If you go overboard and add too much flour, add a little milk or water until the dough comes back to where you want it.
TEMPERATURE: These cookies spread too much. I already mentioned adding more flour to the dough. But you can also lower the baking temperature.
The cookies in the picture were baked at 375 degrees F (right), 350 degrees F (middle), and 325 degrees F (left) for about the same amount of time — give or take 60 seconds.
You can also chill the cookie dough which will help inhibit the dough from spreading.
MELTED BUTTER: The cookies on the top were made with melted butter and a higher ratio of white sugar. The cookies didn’t brown very well. The cookies on the bottom had more brown sugar. They are both chewy because of the melted butter.
There are recipes that call for melted butter. If you go this route (and I do sometimes), use 2 Tbsp. less per 1/2 cup of butter so your cookies aren’t greasy. Skip the creaming process.
WHITE SUGAR: The cookies above were made with equal amounts of white and brown sugar and more flour. They were firm and not chewy or crisp.
BROWN SUGAR: These cookies were made with all brown sugar. They are very chewy and very soft.
CAKE-Y: These are super soft, cake-y chocolate chip cookies. For these cookies, use an extra egg, about 1/4 to 1/2 cup less sugar, more flour, and a tablespoon of milk. (These were a hit with my kids and husband.)
DARK BOTTOMS: The cookies in this picture were baked on parchment (left) and a greased baking sheet (right). If you prefer darker bottomed cookies, skip the parchment.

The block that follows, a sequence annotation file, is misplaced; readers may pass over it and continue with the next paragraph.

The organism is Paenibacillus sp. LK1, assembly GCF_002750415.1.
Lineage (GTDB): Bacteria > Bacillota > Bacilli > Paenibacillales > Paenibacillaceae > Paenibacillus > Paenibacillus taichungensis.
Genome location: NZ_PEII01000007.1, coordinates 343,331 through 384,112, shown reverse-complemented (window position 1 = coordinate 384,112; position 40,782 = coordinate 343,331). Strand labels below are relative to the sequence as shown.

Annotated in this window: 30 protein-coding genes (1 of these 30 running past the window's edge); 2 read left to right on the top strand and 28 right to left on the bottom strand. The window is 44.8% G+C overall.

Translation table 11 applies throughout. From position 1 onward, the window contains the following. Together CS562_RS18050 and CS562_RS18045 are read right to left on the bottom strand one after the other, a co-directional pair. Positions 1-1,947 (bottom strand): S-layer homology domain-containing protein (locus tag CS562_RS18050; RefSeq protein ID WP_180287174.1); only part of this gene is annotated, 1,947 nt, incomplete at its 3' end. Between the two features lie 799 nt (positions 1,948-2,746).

My Version of the Perfect Chocolate Chip Cookie
1 cup (8 oz.) butter, at room temperature
1 1/2 cups brown sugar
1/2 cup white sugar
2 large eggs, at room temperature
1 Tbsp. pure vanilla extract
2 3/4 cup all-purpose flour
1 tsp. baking soda
1/2 tsp. salt
2 cups semi-sweet chocolate chips
Preheat oven to 350 degrees F. Line two baking sheets with parchment paper or silicone baking mats.
Beat butter with an electric mixer until creamy. Add the brown and white sugar and beat for 5 minutes on high speed until light and fluffy. Add the eggs, one at a time, beating for another minute after each addition. Add the vanilla and mix well.
Whisk together the dry ingredients. Add the dry ingredients to the creamed mixture in two or three additions, mixing on low speed just until the flour is incorporated. Stir in the chocolate chips using a silicone spatula or the mixer on low speed.
Using a small ice cream scoop or tablespoon, drop balls of dough onto the prepared baking sheets, leaving a few inches of room between them. Bake for 10-12 minutes, rotating baking sheets front to back and top to bottom halfway through baking time. Let cookies cool on baking sheet for about 10 minutes before transferring them to a cooling rack.
Makes about 3 dozen cookies.
This was a lot of information. If you made it to the end, congratulations! I think we can say you are now officially a cookie pro. : )
P.S. — Do you like living well? Here are all the secrets.